“I no longer identify as a Christian . . .”, so many letters begin.
The reasons will vary, but only slightly.
Because I am a straight Evangelical Christian who advocates for equality and against injustice, I get mail from lesbian, gay, bisexual and transgender (LGBT) people and friends and family who love them. Reading those words is painful to me.
I treasure the gift of faith in my life.
I know the peace and joy with which it massages my soul and the comfort it brings to my head when I spin. I know how valuable I feel to the God of the Universe when people near me don’t appreciate me or understand me. I know what it feels like to experience the pleasure of God as I serve Him, and there is no better “high” for me.
Yet, I get letters from people who walk away from that, not because they don’t want the Jesus at the core of it all. They walk and run and get tossed away by Christians who make it so damned difficult to get near Jesus.
It is monumentally hard to find the crack in the wall to the Throne of God when the way is blocked by rules specifically designed to bar your entry, when the path is as complex as a pinball machine and the bumpers are Christians telling you to change who you intrinsically are to gain passage.
Last Sunday, I sat in services with a loving, kind-hearted, mature body of Jesus followers in my non-affirming church. The day before, I had seen the documentary on AIDS entitled “We Were Here.” Oh my goodness, it was heart wrenching to watch the history of the beginning of the AIDS epidemic in the US thirty years ago.
“Thirty years ago,” I thought, as I watched the movie, “Where the hell was I and why didn’t I care?” I was raising my kids, leading Bible studies and ministries and huddling with the other holies and loving my God. I loved Jesus and “they” were dying. I looked around my church family on Sunday and felt intensely sad. Tears-about-to-bust-out sad.
I love Jesus and “they” are dying. The “they” is the LGBT community at large now. My belief system, right or wrong, is one that offers eternal life or death. I looked at all the fellow-acceptables and hurt for the LGBT people who also love Jesus or loved Him once or never met Him to see if they even would love Him.
We, the straight folks, are free to worship and come together weekly. Not so in the majority of churches for the LGBT community, and certainly not so in the Evangelical church with which I identify.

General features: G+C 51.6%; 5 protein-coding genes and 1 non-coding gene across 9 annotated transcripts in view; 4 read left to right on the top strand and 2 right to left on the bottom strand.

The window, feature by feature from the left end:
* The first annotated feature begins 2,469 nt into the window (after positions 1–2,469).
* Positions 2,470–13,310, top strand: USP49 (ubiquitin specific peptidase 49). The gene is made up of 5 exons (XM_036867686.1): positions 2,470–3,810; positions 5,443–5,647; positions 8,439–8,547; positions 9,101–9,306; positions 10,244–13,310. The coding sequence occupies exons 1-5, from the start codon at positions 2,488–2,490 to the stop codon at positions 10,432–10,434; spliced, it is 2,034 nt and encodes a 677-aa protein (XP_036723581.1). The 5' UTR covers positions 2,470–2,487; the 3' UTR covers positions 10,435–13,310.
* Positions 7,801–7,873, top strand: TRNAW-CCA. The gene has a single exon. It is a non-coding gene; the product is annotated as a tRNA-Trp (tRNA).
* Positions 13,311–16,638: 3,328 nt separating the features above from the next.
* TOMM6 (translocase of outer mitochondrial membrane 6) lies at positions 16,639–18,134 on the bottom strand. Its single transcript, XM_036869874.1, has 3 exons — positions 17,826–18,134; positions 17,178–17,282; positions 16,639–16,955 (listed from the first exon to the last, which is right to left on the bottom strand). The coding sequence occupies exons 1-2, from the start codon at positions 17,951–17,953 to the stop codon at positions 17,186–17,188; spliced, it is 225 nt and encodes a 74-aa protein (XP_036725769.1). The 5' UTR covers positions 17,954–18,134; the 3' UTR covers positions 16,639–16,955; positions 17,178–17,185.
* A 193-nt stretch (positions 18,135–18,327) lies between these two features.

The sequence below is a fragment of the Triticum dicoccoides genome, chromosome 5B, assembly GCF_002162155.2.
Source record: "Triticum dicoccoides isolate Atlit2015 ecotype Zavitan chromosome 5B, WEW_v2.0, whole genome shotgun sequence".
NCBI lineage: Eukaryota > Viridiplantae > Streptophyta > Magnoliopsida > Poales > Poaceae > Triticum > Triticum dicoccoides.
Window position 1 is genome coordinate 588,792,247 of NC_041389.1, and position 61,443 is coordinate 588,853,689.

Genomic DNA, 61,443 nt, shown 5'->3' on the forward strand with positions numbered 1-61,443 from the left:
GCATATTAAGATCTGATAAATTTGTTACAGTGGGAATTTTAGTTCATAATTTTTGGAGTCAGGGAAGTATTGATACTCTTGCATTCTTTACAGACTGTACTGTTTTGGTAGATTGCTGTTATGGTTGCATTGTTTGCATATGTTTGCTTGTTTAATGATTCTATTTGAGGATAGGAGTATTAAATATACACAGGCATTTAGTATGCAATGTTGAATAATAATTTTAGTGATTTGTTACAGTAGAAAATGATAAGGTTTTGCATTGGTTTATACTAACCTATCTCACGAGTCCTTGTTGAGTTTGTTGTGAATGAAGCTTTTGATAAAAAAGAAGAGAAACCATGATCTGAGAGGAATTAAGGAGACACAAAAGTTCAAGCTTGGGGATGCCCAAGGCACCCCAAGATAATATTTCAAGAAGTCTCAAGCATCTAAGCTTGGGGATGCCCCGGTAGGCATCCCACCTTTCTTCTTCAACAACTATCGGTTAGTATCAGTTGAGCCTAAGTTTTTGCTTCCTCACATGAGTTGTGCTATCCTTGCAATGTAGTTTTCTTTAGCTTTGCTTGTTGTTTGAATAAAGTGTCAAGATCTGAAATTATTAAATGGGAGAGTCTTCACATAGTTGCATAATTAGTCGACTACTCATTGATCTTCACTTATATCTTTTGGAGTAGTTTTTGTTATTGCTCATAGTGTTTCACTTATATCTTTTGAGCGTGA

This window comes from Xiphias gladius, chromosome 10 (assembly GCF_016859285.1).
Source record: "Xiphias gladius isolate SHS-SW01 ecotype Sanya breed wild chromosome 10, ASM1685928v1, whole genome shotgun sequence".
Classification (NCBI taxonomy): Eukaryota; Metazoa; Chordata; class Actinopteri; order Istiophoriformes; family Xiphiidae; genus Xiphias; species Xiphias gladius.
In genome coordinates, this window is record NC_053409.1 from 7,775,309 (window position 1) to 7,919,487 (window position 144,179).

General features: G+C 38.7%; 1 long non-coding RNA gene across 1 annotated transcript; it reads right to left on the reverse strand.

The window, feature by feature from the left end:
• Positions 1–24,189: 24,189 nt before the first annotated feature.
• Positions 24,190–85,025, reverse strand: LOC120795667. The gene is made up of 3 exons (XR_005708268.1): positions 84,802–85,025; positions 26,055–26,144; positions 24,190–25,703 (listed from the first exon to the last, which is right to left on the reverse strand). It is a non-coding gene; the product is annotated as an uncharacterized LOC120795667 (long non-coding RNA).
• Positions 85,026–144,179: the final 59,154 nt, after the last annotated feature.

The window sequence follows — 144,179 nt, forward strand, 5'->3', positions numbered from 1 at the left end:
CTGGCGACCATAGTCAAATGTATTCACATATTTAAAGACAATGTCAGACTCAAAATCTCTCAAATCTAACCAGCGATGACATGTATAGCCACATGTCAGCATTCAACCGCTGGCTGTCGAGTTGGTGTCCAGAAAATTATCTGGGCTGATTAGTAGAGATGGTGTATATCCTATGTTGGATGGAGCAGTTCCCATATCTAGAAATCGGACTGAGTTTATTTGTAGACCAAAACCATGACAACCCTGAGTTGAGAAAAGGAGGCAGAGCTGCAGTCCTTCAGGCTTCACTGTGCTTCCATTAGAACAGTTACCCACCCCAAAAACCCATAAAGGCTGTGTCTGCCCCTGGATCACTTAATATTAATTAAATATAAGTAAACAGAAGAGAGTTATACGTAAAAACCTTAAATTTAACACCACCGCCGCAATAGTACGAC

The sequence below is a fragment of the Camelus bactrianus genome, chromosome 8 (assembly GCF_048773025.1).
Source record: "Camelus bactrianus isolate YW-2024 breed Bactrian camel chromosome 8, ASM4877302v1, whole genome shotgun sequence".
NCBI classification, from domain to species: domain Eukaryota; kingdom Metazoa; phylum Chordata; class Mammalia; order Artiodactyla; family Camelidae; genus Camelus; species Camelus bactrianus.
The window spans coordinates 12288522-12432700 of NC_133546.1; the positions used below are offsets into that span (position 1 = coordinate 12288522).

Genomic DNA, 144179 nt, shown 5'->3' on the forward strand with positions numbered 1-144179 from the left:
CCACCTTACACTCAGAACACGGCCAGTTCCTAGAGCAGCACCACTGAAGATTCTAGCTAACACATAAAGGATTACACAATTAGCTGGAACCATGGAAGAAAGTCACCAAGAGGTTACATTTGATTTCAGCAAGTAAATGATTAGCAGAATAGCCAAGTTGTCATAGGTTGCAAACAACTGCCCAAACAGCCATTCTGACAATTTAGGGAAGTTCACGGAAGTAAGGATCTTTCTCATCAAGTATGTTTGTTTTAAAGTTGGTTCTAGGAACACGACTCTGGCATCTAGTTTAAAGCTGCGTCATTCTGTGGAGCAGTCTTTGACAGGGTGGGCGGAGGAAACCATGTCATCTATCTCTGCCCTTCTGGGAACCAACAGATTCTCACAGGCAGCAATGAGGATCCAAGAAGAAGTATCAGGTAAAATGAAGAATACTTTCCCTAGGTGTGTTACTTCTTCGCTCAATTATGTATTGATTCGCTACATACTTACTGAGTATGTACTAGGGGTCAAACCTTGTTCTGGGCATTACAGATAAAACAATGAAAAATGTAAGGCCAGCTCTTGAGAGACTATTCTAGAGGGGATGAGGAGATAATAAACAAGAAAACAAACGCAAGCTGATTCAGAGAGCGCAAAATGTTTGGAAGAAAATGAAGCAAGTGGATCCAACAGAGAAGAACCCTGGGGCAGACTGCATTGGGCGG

I am growing weary of the Christian community saying our faith is being attacked and we are being persecuted.
Is there any non-gay, non-trans person in this country that is not free to walk in any church on any Sunday and publicly praise God? No straight person is barred from marrying the person they love or even a person they do not love. No one has ever stopped me from reading my Bible or praying as I walk along a public trail. I am not persecuted.
As unpopular as it is to say, many of those I religiously identify with, have become the persecutors.
God specifically tells His people in Isaiah 58 that He is not interested in their external piety and conformity to rules of service, worship and discipline. He tells His people that if they really want to serve Him and have Him listen, they need to “loose the chains of injustice … and set the oppressed free and break every yoke.” He further tells His people to “spend yourselves in behalf of the hungry and satisfy the needs of the oppressed.”
Injustice means treating people unequally; oppression is exercising authority or power in an unjust manner. Is the LGBT community oppressed and treated unjustly? Of course they are.
This country is ruled by a Constitution that guarantees all of us equal treatment. All of us. Being gay or lesbian or bisexual or transgender is not a choice or a behavior or something that needs to be or can be changed. Gay and trans people are a class of people. When people of faith lead the charge to withhold rights from a class of people, then they have indeed have become the oppressors.
I love my faith tradition. I love Jesus. And I hate what is happening to the public presentation of my faith and my God.
He is not an oppressor; He is a Redeemer of the highest level. I am so tired of hearing “I no longer identify as a Christian . . . ” knowing the reason is not that God/Jesus are not worth the honor of identifying with, it is many of the people that represent Him badly that have caused the turning away.
We are set to have faith duked out in the political arena in the next year — “I represent God” “No, I am a better Christian.” “No, I love God and the faith more because I will not allow those gays to take away our religious freedoms.”
If part of a person’s expression of faith means treating people unequally, denying rights of others and making them a target of their fear, that faith is not aligned with the God of the Bible. They may be aligned with a God of a party or a denomination, but they are missing the heart of the Father God, the One who created and loves His children. Every one of them.
Until those of us who understand that oppressing others is not the way of God and are willing to speak up and reclaim the holy expressions of our faith, people will see our faith as poison. For just one month, I would like to not receive a letter that starts, ”I no longer identify as a Christian . . .”